A few weeks ago, I was at the Taiwan Lantern Festival. I went with my guesthouse owner’s nieces and a Korean guy who stays at the guesthouse long term. We were walking around and they were mostly speaking Chinese. They were discussing one of the niece’s boy problems. I guess all that teenage angst and romance you have when you are 16 is universal. Though they were speaking Chinese, I knew what they were saying. I followed along, I laughed, I made some jokes, they understand, I understand – it was great. In my month in Taipei, I have learned fluent Chinese. Wandering the streets, listening at the night markets, those impromptu lessons at the club late at night have all made the language seep into my brain. Now, I know all about T’s boy issues.
O.K., that’s a lie- I don’t know Chinese. I know about three words and I barely know those. But I knew what they were saying and I was able to contribute. How? Because while we were walking, it hit me. One of the things people always ask you about your trip is how are you different? It’s a hard question to answer because most change happens slowly and you rarely notice it. But while at the Lantern Festival, I realized one difference I’ve never noticed before. I understood non-verbal communication. I was able to tell from facial expressions and tone of voice, I was able to get the gist of what they were saying. I didn’t need to know Chinese. I had developed this skill that seemed to always be with me before. It crept so slowly into my life, it always seemed natural. It wasn’t until the festival I realized I had this skill.
All the traveling I have done has helped me master non-verbal communication. Years of confused looks, pointing, sounds, miming, pigeon English was what I needed to allow me to understand people without using words. I can probably never have to learn another language and get by. They don’t speak English very well in Taipei but I get by. I point, grunt, act out things, and manage.
Learning how to communicate without words is a travel skill that you can use throughout your life, in all parts of it. It can help you navigate bad situations, deal with people’s emotions, understand people, and play cool tricks with people at a bar. Most importantly it will help you get by while on the road. You’ll be able to understand a person even when you don’t understand their language. Why? Because lots of human communication happens without words. People’s facial expressions and body language tell just as much about what a person is feeling as the words they are saying.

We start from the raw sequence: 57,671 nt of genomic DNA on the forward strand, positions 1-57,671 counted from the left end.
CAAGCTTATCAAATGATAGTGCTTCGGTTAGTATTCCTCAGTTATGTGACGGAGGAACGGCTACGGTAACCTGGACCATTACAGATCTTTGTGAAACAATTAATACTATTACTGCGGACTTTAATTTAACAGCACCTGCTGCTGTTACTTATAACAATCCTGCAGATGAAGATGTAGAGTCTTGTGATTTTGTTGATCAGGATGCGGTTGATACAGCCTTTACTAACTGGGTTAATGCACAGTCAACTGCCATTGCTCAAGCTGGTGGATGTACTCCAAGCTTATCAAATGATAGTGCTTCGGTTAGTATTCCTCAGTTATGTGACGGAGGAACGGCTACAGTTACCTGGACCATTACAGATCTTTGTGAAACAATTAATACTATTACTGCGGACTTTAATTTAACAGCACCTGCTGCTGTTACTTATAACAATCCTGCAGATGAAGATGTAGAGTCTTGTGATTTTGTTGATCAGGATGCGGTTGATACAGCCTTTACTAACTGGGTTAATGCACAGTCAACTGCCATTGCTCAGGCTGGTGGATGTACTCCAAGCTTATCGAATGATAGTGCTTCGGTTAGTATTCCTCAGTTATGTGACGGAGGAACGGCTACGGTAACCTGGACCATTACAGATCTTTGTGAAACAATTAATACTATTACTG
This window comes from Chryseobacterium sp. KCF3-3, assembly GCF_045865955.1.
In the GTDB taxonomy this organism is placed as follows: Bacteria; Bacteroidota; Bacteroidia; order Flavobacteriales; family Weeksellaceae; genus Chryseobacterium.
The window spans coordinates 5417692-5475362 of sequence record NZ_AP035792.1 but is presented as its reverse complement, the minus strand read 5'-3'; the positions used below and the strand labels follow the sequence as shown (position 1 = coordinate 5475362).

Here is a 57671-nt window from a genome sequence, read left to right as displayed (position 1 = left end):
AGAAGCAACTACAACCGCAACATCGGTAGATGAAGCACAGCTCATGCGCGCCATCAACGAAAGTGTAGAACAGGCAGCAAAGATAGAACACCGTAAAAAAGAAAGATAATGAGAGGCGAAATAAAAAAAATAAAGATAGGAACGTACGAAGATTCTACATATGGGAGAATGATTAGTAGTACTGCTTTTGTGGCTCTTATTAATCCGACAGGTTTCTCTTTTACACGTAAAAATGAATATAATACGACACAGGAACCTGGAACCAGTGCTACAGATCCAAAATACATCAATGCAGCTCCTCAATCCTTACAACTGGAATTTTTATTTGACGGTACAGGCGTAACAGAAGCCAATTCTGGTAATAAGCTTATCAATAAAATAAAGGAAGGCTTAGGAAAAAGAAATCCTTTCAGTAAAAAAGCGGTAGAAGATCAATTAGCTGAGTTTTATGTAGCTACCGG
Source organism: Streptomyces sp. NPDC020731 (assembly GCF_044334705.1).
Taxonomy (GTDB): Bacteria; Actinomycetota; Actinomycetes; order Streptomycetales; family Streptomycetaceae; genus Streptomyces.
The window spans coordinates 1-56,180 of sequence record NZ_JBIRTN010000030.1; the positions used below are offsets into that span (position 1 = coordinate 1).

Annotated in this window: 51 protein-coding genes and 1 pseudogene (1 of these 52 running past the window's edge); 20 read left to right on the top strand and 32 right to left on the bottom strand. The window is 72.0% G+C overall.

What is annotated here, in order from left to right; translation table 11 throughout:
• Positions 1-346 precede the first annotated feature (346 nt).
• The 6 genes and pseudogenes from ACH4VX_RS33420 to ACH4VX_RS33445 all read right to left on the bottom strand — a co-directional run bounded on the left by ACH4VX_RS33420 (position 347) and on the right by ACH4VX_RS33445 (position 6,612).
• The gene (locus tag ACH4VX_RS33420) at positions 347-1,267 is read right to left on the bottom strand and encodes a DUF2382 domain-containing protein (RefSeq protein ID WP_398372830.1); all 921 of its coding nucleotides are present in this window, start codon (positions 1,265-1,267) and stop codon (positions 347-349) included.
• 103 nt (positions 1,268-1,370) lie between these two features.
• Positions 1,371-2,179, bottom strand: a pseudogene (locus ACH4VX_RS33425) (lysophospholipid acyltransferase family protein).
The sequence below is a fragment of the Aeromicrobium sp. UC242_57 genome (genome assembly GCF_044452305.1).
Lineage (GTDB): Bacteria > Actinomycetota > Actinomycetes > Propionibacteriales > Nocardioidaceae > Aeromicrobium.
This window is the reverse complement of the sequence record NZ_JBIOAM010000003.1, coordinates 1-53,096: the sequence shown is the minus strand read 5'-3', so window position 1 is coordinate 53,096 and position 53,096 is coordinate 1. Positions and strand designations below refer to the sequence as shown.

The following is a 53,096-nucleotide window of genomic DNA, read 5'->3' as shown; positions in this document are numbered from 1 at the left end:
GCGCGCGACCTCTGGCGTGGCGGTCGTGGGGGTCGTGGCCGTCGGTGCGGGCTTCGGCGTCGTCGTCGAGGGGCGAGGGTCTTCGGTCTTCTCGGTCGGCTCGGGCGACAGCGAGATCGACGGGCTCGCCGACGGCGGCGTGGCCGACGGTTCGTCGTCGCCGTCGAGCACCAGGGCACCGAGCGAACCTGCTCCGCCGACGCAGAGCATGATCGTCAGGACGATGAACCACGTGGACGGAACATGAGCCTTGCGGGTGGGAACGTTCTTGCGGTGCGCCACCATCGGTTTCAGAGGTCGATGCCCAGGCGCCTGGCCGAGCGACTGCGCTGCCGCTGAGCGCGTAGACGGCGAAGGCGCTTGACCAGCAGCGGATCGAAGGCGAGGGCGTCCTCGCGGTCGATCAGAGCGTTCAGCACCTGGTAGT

Don’t get me wrong – I love learning languages. I’ll continue to learn them even if I can never master them. I’m taking Chinese classes next week and hope to learn French this summer. It’s good to know a few words in the local language but you don’t need to learn the language fluently. You can get by without it. Even if you never learn one word, you can get by without it. I’m not saying never learn the language – you should make attempts. The locals will really appreciate it. However, once in a while, don’t. Practice some non-verbal cues. Learn to get by with signs. Learn to get by without words.
That’s my challenge to you. Next time you are on the road, don’t learn the language. Don’t even speak. Try to foster understanding and communication without words. Point, use facial expressions, pantomime, act out what you want, draw- whatever it takes. Just don’t use words. Forget the local language. Don’t make a vain attempt with that phrasebook to figure out how to order food or ask what their name is. Forget it all. Be bold and develop a skill that will help you in all areas of your life. Because learning the non-verbal ways to communicate will help you communicate much better in all your areas of life and help you read situations and feelings for the rest of your life. You don’t need to do this all the time. But try it once. I dare you.
Ok, so if you really do want to learn the language, here is a guide on how you can start speaking a foreign language from day ONE!